The dioramas take Billie back to being a kid, where she’d make them out of cardboard boxes at school. While her adult versions are a lot more sophisticated and sit within wooden frames, they still draw on the same principles of reusing material, including boxes found at Mitre 10 and pieces of plastic saved from bins and the beach. She uses clay, too, and loves how each piece has imperfections. They’re reminiscent of the beautiful naivety of childhood. “There’s less flaws and moments like that in my past work,” she shares. “The dioramas definitely have a quirky feel to them; a little bit shambolic sometimes, but those are the little moments that I love. The little cracks or things that are a bit wonky or the scale’s a bit off… I love that.”
Whilst her photography work isn’t the main focus of her latest exhibition, if you look closely at the dioramas, you can see it’s still referenced. “I wanted to bring in parts of my previous work into a three dimensional form,” she explains. A miniature painting of a vase of flowers hangs on the wall of a tiny room, and a vase of tulips sits on a table that even a children’s doll might be too big to eat at. The prints she did exhibit play with scale and illusion too, with Billie painting directly onto her photos, adding messy brushstrokes to perfectly crisp still lifes.
While originally Billie just made art wherever she lived – including a small flat in London, her parents’ seaside home in Haumoana, and her base in Napier – having an art studio has added a purposeful element to her work. Nestled in a 1920s art deco building in town, the light-filled studio consists of two rooms. There’s a potted banana palm, big panelled windows which create shafts of light across art prints on the walls, and a big desk covered in bits of paper, pastel paints and well-loved brushes.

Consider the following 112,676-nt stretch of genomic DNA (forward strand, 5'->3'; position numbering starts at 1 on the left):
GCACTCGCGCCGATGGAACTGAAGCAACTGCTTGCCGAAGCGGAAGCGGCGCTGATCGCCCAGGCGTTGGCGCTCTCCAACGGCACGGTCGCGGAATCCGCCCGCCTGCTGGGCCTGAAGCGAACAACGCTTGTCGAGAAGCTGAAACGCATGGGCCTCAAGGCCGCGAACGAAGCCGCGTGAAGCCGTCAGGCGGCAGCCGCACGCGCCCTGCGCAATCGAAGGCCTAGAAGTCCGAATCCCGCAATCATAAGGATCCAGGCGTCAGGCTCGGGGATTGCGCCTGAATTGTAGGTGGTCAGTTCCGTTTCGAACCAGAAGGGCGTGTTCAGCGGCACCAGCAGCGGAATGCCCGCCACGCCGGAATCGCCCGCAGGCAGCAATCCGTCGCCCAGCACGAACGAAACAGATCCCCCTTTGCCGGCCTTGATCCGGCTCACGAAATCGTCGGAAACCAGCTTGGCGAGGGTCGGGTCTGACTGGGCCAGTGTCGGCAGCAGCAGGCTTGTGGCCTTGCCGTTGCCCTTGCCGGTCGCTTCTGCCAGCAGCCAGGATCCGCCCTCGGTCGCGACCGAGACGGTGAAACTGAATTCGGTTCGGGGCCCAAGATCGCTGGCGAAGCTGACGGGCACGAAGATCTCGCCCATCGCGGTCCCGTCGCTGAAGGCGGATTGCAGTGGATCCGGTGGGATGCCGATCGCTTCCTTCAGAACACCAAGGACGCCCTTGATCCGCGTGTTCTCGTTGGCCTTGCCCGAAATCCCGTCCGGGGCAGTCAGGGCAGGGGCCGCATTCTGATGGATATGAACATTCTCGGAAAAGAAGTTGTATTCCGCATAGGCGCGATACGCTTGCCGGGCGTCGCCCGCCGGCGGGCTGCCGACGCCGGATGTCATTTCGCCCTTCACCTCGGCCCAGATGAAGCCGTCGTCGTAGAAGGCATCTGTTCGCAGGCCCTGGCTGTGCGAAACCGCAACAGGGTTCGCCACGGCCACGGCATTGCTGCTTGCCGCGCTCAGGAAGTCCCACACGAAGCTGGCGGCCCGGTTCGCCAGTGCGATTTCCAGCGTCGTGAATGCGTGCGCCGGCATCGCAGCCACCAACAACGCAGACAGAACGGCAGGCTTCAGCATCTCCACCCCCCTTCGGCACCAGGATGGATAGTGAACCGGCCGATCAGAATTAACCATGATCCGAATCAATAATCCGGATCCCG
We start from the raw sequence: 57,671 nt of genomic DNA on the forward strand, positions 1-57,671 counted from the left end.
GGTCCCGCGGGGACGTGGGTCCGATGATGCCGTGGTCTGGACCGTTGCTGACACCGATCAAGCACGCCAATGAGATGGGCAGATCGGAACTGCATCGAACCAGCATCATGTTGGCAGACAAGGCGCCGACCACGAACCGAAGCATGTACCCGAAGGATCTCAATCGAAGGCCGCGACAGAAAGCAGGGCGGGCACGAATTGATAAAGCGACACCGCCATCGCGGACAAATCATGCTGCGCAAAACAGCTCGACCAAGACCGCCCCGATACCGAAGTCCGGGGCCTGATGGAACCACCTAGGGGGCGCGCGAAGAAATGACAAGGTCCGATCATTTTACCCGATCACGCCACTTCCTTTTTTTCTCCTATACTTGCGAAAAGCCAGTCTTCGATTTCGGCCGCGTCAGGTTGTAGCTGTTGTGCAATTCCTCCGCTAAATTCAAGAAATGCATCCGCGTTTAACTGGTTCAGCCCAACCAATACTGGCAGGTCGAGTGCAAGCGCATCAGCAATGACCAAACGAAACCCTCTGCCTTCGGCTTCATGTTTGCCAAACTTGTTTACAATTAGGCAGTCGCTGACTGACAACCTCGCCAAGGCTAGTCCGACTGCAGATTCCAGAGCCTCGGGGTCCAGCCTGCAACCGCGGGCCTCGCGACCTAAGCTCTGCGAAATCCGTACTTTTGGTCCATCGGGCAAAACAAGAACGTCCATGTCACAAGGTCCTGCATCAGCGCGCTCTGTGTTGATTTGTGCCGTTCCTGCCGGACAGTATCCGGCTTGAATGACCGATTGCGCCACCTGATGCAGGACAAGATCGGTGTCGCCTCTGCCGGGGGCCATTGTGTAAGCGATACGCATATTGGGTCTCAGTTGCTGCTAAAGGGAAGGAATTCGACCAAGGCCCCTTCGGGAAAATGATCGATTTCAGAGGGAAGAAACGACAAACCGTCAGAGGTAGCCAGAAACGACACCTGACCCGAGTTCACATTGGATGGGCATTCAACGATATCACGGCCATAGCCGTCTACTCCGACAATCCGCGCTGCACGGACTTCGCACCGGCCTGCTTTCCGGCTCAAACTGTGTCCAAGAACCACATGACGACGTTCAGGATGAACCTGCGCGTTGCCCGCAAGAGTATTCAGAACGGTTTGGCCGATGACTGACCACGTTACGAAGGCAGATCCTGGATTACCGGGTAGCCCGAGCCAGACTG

Billie works alone, which allows her to tap into her imagination. “I get lost in my mind a lot, I’m a bit of a dreamer, which I think shows in my work,” she says. “I definitely find when I’m alone I think about things the most and create the most.” I ask what she’d dream up if she was creating a diorama for a teeny Billie to live in. She delights in the question, saying: “They all are a bit like I would live in them, that’s the point of why I made them, I wanted to make some dreamy spaces that would transport me somewhere. But if I did make one, I’d make a really cute bed with a peggy square blanket and lovely pillowcases. I’d make a little window that looks out to the sea. I love being in bed.”
As is the way with creative professions, the pressure to make ends meet can turn a passion into a chore. But it’s something Billie is conscious of. “I’ve gotten into a bad habit of just making for a show, rather than making for the sake of it,” she shares. “But with the dioramas, I wasn’t planning on showing them originally. So I’m going to try and do that more often and try not to think about where work will be exhibited.” She wants to make art that fills up her cup, is unrushed. “I want to try and be more mindful about what I make,” she says. “To me, these dioramas felt like a big risk because they’re so different from what I had been doing. But I think it’s important to do that.”